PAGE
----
Vanity Metrics & Bathrooms: It’s not the size of your mirror.

Numbers never lie. However numbers can be misleading, even when they don’t mean to be.

One thing that my good friend Joe Greaser has often said “If someone is bragging about their data, it is probably a bunch of vanity metrics.”

Eric Reis (Lean Startup) brought the term “vanity metric” to light. They are the metrics that sound really good, but in the end don’t amount to much. In contrast to vanity metrics are the actionable metrics. These metrics are tied to specific actions or tests and inform you on what to do with them. “My app has had 50,000 downloads.” Vanity metric. “I tested two versions of my app and customers purchased 40% more through the B version.” Actionable metric.

Another one of my good friends, Mike Jarrell, was going to a sporting event where they were promoting stadium upgrades. “87% more female restroom facilities and 20% more male facilities!” At first glance you say “Wow! They really understand that lines for the women’s restroom at sporting events can be painfully long.

But are we falling into the trap of vanity metrics?

Let’s take this to absurdity to prove a point. Assume that Innovation Stadium has 5 female restrooms and 20 male restrooms. Pretty unlikely and unreasonable, I know… but we’re imagining the absurd here. Stick with me. Now let’s agree that Innovation Stadium added 5 more female restrooms and 5 male restrooms. The grand totals are still unbalanced at 10 female restrooms and 25 male restrooms. And yet Innovation Stadium can claim “We’ve added 100% more female restroom facilities and 25% more male facilities.” Sound familiar? Not saying that’s what happened, but sometimes you pick the numbers you want to market.

What sounds better? 5 more female restrooms or 100% more?

Recently, TechCrunch posted about the math behind startup valuations. This is an amazing article, especially for a mathy like me. And I have no doubt that these calculations are reliable within certain parameters. I want to point out my one concern. The article says that without enough customers, a startup has to use estimations. Believe me, I get it. You have to estimate sometimes, especially in a new business. However, if any startup bragged about data calculated from estimates, then they too have been wooed by vanity metrics.

It reminds me about how quark-sized some baseball statistics have become. Almost to the point where a batter can walk to the plate while the announcer tells you his batting average in the month of August, with runners in scoring position, against pitchers with a weekend birthday this year, when they’ve gotten a call from their mom before the game.

Vanity metrics may look good, but they lure you into dangerous assumptions of success.
Vanity metrics may look good, but they lure you into dangerous assumptions of success.

In innovation, we don’t have the kind of time baseball has. They have a 162-game season to see their statistics play out. In innovation, you’re lucky if you have a couple weeks. Build, test, measure, learn… sprint, sprint, sprint. So how do we avoid vanity metrics?

  1. Establish what hypothesis you are testing, before you test.
  2. Identify what metric, or metrics, would absolutely validate your hypothesis.
  3. Now you can test your prototype.
  4. Collect, reflect, observe, and analyze.
  5. Be ok with failing forward.

By setting the hypothesis and success metrics before you test will prevent you from latching on to bright spots. Also, by being alright with failing (as long as you are failing forward) then you feel less pressure for each test to be successful or be validated. It is a tough practice, because you’d like your idea to be a winner, but this is all part of the process in finding the right solution. Remember, you’re refining an idea that will work, not just pushing your favorite to the finish line. So be modest, avoid the vanity metrics, and keep it all actionable.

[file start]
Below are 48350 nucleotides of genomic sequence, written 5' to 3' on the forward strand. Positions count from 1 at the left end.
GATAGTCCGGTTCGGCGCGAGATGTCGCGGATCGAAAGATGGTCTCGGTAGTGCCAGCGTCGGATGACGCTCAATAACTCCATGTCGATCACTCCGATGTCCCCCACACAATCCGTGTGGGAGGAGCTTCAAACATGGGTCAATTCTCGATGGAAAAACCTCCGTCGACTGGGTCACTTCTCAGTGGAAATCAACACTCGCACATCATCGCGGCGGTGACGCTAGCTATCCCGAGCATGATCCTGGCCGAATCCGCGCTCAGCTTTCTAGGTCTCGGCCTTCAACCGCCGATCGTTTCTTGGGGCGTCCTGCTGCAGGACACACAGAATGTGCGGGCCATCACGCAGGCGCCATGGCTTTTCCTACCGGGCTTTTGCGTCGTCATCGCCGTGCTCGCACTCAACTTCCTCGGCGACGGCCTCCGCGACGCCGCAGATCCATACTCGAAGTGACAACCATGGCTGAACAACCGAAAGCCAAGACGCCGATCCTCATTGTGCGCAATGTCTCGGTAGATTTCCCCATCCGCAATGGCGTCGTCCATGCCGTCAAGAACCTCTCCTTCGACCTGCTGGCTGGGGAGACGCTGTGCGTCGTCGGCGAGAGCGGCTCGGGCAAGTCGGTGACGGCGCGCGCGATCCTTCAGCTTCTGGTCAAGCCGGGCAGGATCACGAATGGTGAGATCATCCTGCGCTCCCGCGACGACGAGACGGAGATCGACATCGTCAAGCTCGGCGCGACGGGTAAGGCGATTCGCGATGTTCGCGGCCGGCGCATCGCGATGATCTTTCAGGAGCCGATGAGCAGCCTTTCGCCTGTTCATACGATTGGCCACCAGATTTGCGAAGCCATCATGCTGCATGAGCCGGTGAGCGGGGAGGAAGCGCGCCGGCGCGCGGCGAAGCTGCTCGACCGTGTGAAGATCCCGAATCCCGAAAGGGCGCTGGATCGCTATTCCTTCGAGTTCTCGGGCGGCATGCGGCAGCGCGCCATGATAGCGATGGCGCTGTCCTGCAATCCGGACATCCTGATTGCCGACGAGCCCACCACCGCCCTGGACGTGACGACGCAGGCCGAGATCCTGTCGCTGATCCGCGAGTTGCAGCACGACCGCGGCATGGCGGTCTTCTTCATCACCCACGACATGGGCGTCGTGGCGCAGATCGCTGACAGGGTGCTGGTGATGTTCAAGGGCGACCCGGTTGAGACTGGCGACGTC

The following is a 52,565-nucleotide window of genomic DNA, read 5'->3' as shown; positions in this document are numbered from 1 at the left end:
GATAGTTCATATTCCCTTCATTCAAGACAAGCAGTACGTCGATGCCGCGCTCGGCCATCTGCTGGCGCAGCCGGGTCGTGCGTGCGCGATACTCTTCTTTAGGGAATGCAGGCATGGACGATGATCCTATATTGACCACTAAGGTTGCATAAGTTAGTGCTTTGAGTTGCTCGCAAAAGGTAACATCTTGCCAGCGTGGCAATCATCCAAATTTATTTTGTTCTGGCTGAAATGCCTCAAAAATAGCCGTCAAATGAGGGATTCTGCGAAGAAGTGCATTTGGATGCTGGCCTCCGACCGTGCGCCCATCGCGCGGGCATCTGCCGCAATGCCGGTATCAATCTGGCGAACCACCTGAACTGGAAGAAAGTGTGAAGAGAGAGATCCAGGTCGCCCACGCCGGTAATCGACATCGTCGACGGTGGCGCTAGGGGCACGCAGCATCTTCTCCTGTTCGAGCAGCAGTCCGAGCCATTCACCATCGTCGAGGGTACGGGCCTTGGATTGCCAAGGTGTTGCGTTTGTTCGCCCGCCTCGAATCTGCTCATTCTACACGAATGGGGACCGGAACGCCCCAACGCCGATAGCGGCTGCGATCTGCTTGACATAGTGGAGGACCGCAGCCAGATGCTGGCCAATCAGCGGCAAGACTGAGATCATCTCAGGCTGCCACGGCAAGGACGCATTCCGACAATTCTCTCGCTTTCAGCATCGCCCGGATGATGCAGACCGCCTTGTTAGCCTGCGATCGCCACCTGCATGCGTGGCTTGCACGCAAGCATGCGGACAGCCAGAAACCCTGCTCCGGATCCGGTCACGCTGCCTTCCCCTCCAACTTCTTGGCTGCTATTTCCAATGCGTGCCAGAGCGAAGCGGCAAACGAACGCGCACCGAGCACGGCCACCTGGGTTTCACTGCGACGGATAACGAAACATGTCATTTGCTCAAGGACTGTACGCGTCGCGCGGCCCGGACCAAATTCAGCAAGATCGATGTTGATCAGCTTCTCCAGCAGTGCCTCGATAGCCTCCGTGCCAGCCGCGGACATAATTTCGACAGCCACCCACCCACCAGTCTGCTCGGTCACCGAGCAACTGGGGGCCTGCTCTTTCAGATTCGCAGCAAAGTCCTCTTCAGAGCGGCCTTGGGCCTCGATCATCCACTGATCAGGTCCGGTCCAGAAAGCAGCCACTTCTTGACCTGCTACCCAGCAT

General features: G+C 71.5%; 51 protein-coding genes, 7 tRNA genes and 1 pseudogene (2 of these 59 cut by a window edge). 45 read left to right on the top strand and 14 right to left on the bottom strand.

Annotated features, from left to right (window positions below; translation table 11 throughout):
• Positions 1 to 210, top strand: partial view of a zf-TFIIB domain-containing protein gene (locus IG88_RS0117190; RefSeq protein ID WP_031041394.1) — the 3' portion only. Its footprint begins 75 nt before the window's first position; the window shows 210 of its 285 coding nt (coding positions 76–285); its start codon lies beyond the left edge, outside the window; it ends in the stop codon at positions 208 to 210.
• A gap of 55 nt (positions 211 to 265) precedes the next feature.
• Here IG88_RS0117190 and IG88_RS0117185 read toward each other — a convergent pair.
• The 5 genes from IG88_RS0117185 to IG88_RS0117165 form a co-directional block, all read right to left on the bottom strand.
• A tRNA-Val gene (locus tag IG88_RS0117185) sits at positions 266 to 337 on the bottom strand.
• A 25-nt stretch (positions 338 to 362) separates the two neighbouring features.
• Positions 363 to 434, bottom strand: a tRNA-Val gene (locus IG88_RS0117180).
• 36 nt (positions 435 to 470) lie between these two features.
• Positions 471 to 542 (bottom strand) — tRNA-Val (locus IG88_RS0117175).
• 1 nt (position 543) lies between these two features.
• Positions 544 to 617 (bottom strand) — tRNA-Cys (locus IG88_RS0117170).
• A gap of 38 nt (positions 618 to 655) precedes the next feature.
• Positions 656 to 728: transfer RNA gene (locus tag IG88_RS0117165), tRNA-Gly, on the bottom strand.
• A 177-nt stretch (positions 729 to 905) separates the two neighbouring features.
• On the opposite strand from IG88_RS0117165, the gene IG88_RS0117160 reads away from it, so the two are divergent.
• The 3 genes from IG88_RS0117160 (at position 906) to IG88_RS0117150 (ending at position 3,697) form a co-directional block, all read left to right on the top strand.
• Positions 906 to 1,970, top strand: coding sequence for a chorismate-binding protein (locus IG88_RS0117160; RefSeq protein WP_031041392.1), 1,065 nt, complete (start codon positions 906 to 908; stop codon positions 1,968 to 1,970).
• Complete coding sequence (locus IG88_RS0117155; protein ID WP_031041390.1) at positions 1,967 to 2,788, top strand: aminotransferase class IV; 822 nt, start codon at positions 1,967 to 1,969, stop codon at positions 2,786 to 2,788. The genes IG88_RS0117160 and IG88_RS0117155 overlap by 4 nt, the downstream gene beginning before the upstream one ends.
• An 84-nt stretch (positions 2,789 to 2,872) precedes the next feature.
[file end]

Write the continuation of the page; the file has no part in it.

UPDATE!!!

So here’s something pretty applicable. Early today, another good friend of mine, Adrienne Campbell, and I had a great conversation about this post. I am lucky to have many good friends who:

  1. are deep thinkers
  2. challenge me and make me think deeper

We were talking about vanity metrics and if there really was a good use for them. Maybe they don’t need to be avoided at all costs. Perhaps they could provide some value.

Take a look at this example.

A vanity metric for blogs would be the number of views. This is a great statistic if you are looking for overall exposure and reach. “Should we promote on Blog X? How many views do they get?” A great actionable metric would be “How many excellent conversations came out of a post?” (that’s one from today!) or “When I write about Subject A, how many views do I get compared to when I write about Subject B?” I get more views in WordPress when I write about writing. I get more retweets when I write about innovation processes. This is data I can act on.

Something Adrienne brought up was (and I’m paraphrasing) “Different metrics are appropriate depending on the purpose.”

  • Want to know if your prototype is working? You need to locate actionable metrics to test.
  • Want to promote your solution to an outsider? There may be some vanity metrics that get the conversation going.

It brings it all back to the stadium restroom example. They probably justified the construction based on actionable metrics such as length of wait and restrooms per person, but they promoted vanity metrics by promoting the percentage increase.

That means both can be a welcome tool in your innovative tool box. You just have to know when to use which one. ~GFandBA

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2 thoughts on “Vanity Metrics & Bathrooms: It’s not the size of your mirror.

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